Enderal:The Life of Torgan Whispertongue, Volume 3

From sureai
Jump to: navigation, search
< Enderal < Literature
  • Airship, Interior
  • Fortress Rockwatch
  • Priest Tolgan's House
  • Residential Barrack, Ash Head
  • Sun Temple - Chronicum - Archive
  • Sun Temple, Emporium
  • Vyn - Enderal (-11, 10) @ Z: 479.298615
  • Vyn - Enderal (-20, 5) @ Z: 3015.363525
  • Vyn - Enderal (-32, 1) @ Z: 920.535767
  • Zorkban's Cellar
Chapter 3
The Abyss

What being pathless entails cannot be known by those who have never experienced it for themselves. Contrary to expectations you don't feel the joy of being freed from your chains, as one might have assumed in my case. It means fear. It means a constant dread. It means a feeling of forsakenness, which can be eased neither by love nor friendship. Nobody can survive pathless, and if someone claims the opposite they are the biggest liar in all of Vyn.

My mother died of her illness and I lost Maressa as I used most of my time to consume drogae. No sane woman loves such a man who is lost in those. Due to my addiction, the taxmen took my parents' house into their custody. My money ran through my hands like sand. Without any means of payment, there was no place for me in the Uppercity anymore.

The Blood Moon Lodge slowly perished due to its ideals. Its members shared my fate: In becoming pathless they had lost their meaning inlife. Quindros Aslodar and some of the remaining members ventured into recklessness — painting curses onto the Temple's walls — and were hung for it.

The muck of Leorans soon stuck to the soles of my shoes as an unremovable companion. Stench and rot plagued my body. My teeth became brittle, and the skin peeled off my bones. I drowned my worries and hopelessness in alcohol. The final remnants of my self-esteem dwindled. The urge to leave my Path had spelled my ruin. Now I suddenly realized that the restrictions of the Path were nothing in comparison to the restrictions of utter freedom. The latter was vastly more overwhelming even though you won't be able to understand it, as you have never felt the same freedom as I have. Bare, merciless freedom can't be tamed. Especially if you are the same weakling as I was and am. If I would have at least had a Path, a firm purpose which I could have adhered to, this avalanche of mischief most likely would never have been set off.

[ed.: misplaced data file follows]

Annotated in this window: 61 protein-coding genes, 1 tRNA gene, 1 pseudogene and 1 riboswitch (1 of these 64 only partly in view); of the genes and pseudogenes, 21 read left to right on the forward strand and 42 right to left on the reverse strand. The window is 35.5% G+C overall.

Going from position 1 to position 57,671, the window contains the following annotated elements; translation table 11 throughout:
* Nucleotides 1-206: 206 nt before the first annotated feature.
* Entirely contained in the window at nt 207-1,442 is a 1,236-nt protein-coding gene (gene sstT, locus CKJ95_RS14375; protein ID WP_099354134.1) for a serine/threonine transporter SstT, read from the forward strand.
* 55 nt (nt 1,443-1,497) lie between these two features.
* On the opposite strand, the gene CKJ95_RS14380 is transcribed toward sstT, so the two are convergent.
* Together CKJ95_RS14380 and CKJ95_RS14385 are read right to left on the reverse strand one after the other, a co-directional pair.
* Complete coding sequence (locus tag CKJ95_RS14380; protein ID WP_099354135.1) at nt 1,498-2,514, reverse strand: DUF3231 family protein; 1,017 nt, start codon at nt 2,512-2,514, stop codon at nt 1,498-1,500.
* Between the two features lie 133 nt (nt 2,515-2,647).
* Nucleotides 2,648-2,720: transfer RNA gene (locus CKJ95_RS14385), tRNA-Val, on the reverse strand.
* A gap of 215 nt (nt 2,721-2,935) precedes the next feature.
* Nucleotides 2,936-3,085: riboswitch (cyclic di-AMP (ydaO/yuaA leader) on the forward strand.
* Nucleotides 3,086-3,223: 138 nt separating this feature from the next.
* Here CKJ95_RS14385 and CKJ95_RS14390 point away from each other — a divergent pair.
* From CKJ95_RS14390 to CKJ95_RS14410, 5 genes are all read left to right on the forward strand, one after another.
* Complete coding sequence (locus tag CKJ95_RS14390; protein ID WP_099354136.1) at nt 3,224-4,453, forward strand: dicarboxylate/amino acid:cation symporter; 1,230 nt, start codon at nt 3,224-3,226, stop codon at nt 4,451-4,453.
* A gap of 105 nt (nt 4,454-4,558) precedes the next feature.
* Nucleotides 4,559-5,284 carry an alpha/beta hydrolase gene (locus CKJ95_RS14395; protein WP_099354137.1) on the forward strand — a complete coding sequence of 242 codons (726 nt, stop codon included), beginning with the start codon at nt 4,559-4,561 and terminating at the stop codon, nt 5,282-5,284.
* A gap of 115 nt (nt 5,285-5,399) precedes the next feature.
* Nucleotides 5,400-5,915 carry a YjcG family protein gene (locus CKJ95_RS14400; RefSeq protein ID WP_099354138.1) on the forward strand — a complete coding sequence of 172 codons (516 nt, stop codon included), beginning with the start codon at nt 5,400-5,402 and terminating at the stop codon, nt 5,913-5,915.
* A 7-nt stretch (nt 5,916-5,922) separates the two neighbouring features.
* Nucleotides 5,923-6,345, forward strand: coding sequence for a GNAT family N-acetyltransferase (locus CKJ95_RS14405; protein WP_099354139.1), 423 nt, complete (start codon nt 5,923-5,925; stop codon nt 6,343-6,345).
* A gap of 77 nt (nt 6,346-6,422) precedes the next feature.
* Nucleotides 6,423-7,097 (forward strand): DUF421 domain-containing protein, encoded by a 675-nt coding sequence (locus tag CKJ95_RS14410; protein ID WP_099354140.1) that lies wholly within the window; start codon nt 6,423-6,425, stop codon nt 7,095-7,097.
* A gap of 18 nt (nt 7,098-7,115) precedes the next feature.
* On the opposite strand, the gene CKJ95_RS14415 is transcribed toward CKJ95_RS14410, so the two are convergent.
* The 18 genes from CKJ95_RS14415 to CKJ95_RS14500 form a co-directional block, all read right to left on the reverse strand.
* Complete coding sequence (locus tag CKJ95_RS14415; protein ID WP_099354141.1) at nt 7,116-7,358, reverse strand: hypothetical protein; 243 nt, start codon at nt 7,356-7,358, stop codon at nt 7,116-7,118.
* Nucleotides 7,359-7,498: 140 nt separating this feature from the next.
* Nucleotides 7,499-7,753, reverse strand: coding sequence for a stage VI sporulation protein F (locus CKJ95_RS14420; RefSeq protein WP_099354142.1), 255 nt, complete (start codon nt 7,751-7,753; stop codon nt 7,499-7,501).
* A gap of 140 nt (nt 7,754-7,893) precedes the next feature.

There aren't many happy memories remaining from that time. My daily routine while being Pathless was waking up, taking drogae so I could while away the day, eating any rubbish I could find from the Undercity's streets, and boozing in the evening so that I could sleep. All semblance of organization disappeared from my life. Malphas' pointing and reprimanding hand didn't watch over me anymore. In the Undercity one can't distinguish between night and day, as there is neither sun nor fresh wind. Hence I couldn't say which month or time of day it was as I walked around without rest or aim, as I often did. I was struggling along, holding onto the walls of houses so that I didn't keel over. A band of muggers — no rare phenomena — caught sight of this easy prey and seized their chance. They beat the living daylights out of me only to realize that all they could take off of me was a pouch of Glimmercapdust. Guffawing, they left me lying in a muddy puddle, wounded and bleeding. My limbs hurt, but I managed to crawl forward. Near me a bard was belting out the song of the “Pathless Wanderer.” Scraps of the song accompanied me as I went crawling through the mud. I drug myself into an old masonry which had been forsaken long ago, and was a hidden entrance to the Undercity's catacombs. Rats were gnawing at my body.

Then I saw it in front of me clearly: a pitch-black figure without any discernible facial features. It was slim and had wiry limbs. Dark, smoldering clouds of smoke were flowing around its feet, obscuring them. Death had visited me in the form of the Black Guardian. I was closer to the Sun Fire than ever before. It just stood there staring at me, until it reached out one of its hands. It was waiting till the last breath of life would leave my body. It was certainly enticing to agree to its offer of ending this tragedy. But the last spark of will within me clung to my sorry life in this world. The Black Guardian had to go away empty-handed, and I continued on with my horrible destiny, knowing full well that I had merely delayed the hour of my final judgment.